by Amanda Peterson

When people find out I practice a contemplative life sometimes I get a dismissive look as if my practice is about keeping my eyes closed with no concern for what is happening in life.  Yet living a contemplative life is truly about connecting in a very real way.  I find is it like running barefoot.

Early one morning, as my radio turned on and I was half asleep listening to the news, a story come on about a runner who runs barefoot and how it is better for your body than running in shoes.  I was pretty sleepy, but the gist of the story was that the bare foot moves and balances better than the foot in a shoe.  The bare foot reacts to dangers in the path and helps the runner avoid them. Shoes can cause more damage to the foot and give the runner a false sense of security. And now there has been the creation of “barefoot shoes.”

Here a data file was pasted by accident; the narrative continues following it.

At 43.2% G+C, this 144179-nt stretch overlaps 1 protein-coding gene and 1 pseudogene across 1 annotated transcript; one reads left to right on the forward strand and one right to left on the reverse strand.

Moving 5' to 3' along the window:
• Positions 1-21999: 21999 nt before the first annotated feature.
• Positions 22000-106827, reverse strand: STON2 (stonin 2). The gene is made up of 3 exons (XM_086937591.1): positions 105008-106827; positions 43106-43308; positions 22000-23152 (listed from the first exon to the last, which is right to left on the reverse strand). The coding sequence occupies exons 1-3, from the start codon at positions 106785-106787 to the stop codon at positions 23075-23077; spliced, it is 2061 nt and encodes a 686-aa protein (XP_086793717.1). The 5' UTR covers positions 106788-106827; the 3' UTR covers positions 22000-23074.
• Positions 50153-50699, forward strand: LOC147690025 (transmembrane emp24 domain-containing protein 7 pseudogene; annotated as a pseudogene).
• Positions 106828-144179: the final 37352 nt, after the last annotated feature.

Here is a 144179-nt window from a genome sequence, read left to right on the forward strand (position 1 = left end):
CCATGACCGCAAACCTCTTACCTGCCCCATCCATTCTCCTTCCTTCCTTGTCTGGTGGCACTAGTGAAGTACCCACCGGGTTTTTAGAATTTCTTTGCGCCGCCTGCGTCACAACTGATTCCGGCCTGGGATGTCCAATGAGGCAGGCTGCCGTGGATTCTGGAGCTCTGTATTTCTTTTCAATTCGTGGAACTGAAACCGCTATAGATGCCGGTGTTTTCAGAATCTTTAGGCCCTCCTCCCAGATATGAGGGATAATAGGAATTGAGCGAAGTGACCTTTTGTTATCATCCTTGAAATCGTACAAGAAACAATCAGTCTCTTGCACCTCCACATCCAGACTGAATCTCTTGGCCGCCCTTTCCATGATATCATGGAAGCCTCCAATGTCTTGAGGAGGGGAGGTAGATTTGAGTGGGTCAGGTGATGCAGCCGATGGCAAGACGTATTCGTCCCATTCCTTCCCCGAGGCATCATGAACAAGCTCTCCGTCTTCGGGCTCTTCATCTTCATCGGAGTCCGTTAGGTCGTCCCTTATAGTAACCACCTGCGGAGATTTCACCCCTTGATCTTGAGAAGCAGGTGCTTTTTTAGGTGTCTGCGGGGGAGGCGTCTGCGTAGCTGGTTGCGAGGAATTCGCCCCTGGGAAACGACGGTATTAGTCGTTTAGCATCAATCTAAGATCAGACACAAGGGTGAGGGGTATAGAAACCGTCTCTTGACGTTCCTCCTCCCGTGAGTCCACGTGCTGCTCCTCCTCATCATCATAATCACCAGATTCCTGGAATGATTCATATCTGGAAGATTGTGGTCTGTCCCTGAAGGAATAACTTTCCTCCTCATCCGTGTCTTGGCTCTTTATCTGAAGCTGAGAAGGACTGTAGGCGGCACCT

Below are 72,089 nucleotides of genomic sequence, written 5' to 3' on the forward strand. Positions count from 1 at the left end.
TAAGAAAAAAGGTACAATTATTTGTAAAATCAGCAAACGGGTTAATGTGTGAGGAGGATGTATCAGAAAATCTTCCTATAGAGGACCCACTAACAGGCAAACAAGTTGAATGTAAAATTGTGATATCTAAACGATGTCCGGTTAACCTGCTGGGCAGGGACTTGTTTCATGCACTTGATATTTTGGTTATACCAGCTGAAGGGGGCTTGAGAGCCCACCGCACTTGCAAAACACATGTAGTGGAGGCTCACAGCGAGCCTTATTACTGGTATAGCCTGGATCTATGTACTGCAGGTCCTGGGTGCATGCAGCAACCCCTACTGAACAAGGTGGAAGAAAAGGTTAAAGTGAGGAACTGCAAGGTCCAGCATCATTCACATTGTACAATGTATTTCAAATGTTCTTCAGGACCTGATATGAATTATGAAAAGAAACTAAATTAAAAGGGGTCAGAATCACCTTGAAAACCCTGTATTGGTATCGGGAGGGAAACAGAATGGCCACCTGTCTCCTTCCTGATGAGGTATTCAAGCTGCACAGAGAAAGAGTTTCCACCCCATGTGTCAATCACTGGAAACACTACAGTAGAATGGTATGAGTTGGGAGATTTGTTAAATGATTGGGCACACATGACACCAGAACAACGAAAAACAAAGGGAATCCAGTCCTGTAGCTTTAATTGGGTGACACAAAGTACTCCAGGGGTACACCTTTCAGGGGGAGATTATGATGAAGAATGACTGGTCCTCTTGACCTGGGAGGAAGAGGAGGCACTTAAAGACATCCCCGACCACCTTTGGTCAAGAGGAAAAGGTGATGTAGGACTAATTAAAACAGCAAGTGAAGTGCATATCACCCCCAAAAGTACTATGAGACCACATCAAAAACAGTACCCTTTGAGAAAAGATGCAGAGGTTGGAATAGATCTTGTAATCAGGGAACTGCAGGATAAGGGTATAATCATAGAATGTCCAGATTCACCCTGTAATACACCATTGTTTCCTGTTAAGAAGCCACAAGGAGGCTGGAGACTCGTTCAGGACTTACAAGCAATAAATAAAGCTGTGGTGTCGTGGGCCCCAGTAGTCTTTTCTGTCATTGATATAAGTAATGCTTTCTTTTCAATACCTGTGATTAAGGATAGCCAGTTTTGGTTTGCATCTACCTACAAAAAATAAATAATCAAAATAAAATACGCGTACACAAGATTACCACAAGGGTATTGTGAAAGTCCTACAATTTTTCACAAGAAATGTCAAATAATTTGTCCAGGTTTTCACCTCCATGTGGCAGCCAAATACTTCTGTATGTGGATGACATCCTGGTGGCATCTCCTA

This brought back thoughts of childhood and the process of toughening up our feet as summer began. We started each day by walking a few minutes barefoot on the hot cement.  Just a bit every day and before we knew it we were running around the entire neighborhood barefoot even at 100 degrees. There was freedom and connectedness as we felt the grass under our feet and the sound of our feet pounding on the cement. Even to this day I prefer being barefoot no matter where I live, hot or cold climate. I love the feel of the ground under my feet, the sounds they make. There is a sacred feeling in that connection.